Is this a fair fight?
By Melissa Histon, The Sista Code
When I first started my photography business, about 5 years ago, I was smacked in the face with fear – a lot of fear: fear that I would fail, fear that people would think I wasn’t good enough, fear that they were right, fear that I wouldn’t get clients, fear that people would think I had a big ego, and the list goes on and on.
Six years down the track, I have managed to overcome many of those fears, thank goodness, because life is so much better and fun when you say good-bye to all that negative chatter going on in your head.
The funny thing is, though, that I am not alone. I speak to many, many women who all share similar struggles to overcome fear and try something new; to stand up for what they believe in; to make a difference in the world.
That is why I get cranky when I actually see other women having a go, pursuing a dream or a goal but instead of getting ‘high-fived’, they cop nastiness, doubt and criticism. I get cranky because I know what it takes to push past all your own critical ‘head stuff’ and go for it.
I see a lot of women that have a dream: a dream for how they want their lives to be, a dream to pursue their passions and turn them into a business, a dream of making the world a better place.
I recently caught up with a friend of mine, Karen Howard, who is one of those brave women who is standing up and choosing to make a difference.
She has decided to nominate to represent her ‘home town’ in a coming government bi-election. If successful, she will be the state government representative for our city, Newcastle.
Political preferences aside, it is no easy thing to put your hand up to represent your city: to have people critique you, debate you, judge you and decide whether they will vote for you or not. It takes a lot of guts to stand up and say, ‘I believe I can make a positive impact and improve the lives of people and businesses in the community.’
People comment, critique and complain about politicians all the time: everyone seems to have an opinion but rarely do those naysayers actually put their own hands up to make a difference and represent the community.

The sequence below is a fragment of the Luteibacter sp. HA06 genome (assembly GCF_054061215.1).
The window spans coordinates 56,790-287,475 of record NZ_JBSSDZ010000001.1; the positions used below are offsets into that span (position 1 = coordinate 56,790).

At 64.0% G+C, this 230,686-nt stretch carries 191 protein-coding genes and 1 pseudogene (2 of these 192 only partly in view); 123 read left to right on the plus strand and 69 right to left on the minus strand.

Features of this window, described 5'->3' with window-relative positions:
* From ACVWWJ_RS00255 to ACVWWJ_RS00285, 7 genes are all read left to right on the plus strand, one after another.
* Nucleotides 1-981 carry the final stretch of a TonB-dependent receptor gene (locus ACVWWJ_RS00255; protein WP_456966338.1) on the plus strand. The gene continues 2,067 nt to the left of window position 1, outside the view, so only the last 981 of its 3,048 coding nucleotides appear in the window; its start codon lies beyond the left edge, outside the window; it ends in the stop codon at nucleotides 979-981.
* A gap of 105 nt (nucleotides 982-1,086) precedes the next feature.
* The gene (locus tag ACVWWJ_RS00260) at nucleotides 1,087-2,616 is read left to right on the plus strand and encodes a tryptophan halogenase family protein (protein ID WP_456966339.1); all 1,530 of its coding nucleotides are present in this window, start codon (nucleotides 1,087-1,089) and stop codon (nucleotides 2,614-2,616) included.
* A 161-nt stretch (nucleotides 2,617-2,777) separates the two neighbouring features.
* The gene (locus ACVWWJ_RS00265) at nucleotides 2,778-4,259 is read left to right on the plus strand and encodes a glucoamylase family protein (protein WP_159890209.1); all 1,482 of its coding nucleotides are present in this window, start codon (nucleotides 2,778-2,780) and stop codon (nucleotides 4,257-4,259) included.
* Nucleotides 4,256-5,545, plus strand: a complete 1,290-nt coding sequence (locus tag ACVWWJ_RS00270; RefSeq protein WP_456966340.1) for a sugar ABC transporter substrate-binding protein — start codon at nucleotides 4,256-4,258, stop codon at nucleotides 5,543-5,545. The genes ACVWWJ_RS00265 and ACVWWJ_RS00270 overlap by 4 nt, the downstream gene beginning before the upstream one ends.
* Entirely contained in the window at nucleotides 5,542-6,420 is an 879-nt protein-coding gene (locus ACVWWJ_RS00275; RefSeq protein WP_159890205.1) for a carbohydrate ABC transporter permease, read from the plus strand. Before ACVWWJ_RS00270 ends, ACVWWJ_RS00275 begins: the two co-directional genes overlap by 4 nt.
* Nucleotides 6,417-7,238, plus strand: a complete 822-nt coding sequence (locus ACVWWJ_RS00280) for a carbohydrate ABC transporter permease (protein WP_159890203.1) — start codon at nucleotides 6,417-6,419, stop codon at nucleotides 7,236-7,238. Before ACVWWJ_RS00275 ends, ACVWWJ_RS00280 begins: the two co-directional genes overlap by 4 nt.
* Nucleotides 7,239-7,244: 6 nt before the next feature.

Because that is what has happened.
On 3rd September 2014, Karen announced that she would be nominating to run for the seat of Newcastle in the coming bi-election. She spent most of the next few days dealing with a barrage of lies that some people anonymously posted on social media about her.
The really devastating part of this story is that the nasty comments weren’t about her policies or political views: they were about Karen’s personal and family life.
Then someone innocently posted a photo of her car on Instagram taken at an odd angle and looked as though she had parked in a ‘No Standing’ zone. She wasn’t, Karen was parked in a legitimate parking space. That didn’t stop the online attacks and condemnation of her again on social media for something that she actually didn’t do!
I call ‘bullshit’… this is so NOT cool!
Karen feels strongly that she can be of service and benefit to the city, to help it prosper and provide jobs and services for its citizens.
Regardless of her political beliefs, Karen is a woman, a Sista with feelings and good intentions. She also has a little boy and loving partner who have now been dragged into social media onslaughts.
Please let me say that this article in not meant to a political one. I wanted to write about this issue because I am outraged at how another Sista has been treated. Karen – a woman, a mum, a businesswoman and loving partner – has had the courage to put herself out there to try and do something for her community.
Unlike many political campaigns, past and present, that are run by hopeful candidates, Karen has consciously chosen NOT to dish the dirt on other candidates and political parties. She has chosen NOT to spread lies and rumours about them.
She is campaigning like an honourable woman, an honourable Sista, and THAT in itself speaks volumes about her character. She is ethical in her campaign and is a Sista that we can be proud of, regardless of whether you vote for her or not.
Hold your head high Karen and be the voice you need to be. As a Sista, I applaud you.
I wanted to write about this issue because I was outraged by the behaviour of ‘faceless’ people who think it is appropriate to publically comment about other people’s lives. It is rude and it should not be tolerated. Remember the code between women – The Sista Code!
Photographer, philanthropist, adventurer, blogger, avid permitter and social changer, Melissa Histon is a woman on a mission to make a real difference to the lives of women globally. Melissa spent 10 years working in the corporate world before leaving to establish a successful photography business. After experiencing a number of life-altering events, Melissa created The Sista Code in May 2014 with a dream to see women empowered, happy and connected. Whether it's building a house for the homeless in Nepal, interviewing inspiring women from around the globe, or creating events and campaigns to support sistas escaping domestic violence, Melissa knows that true change can only happen when we all stand together and boost each other.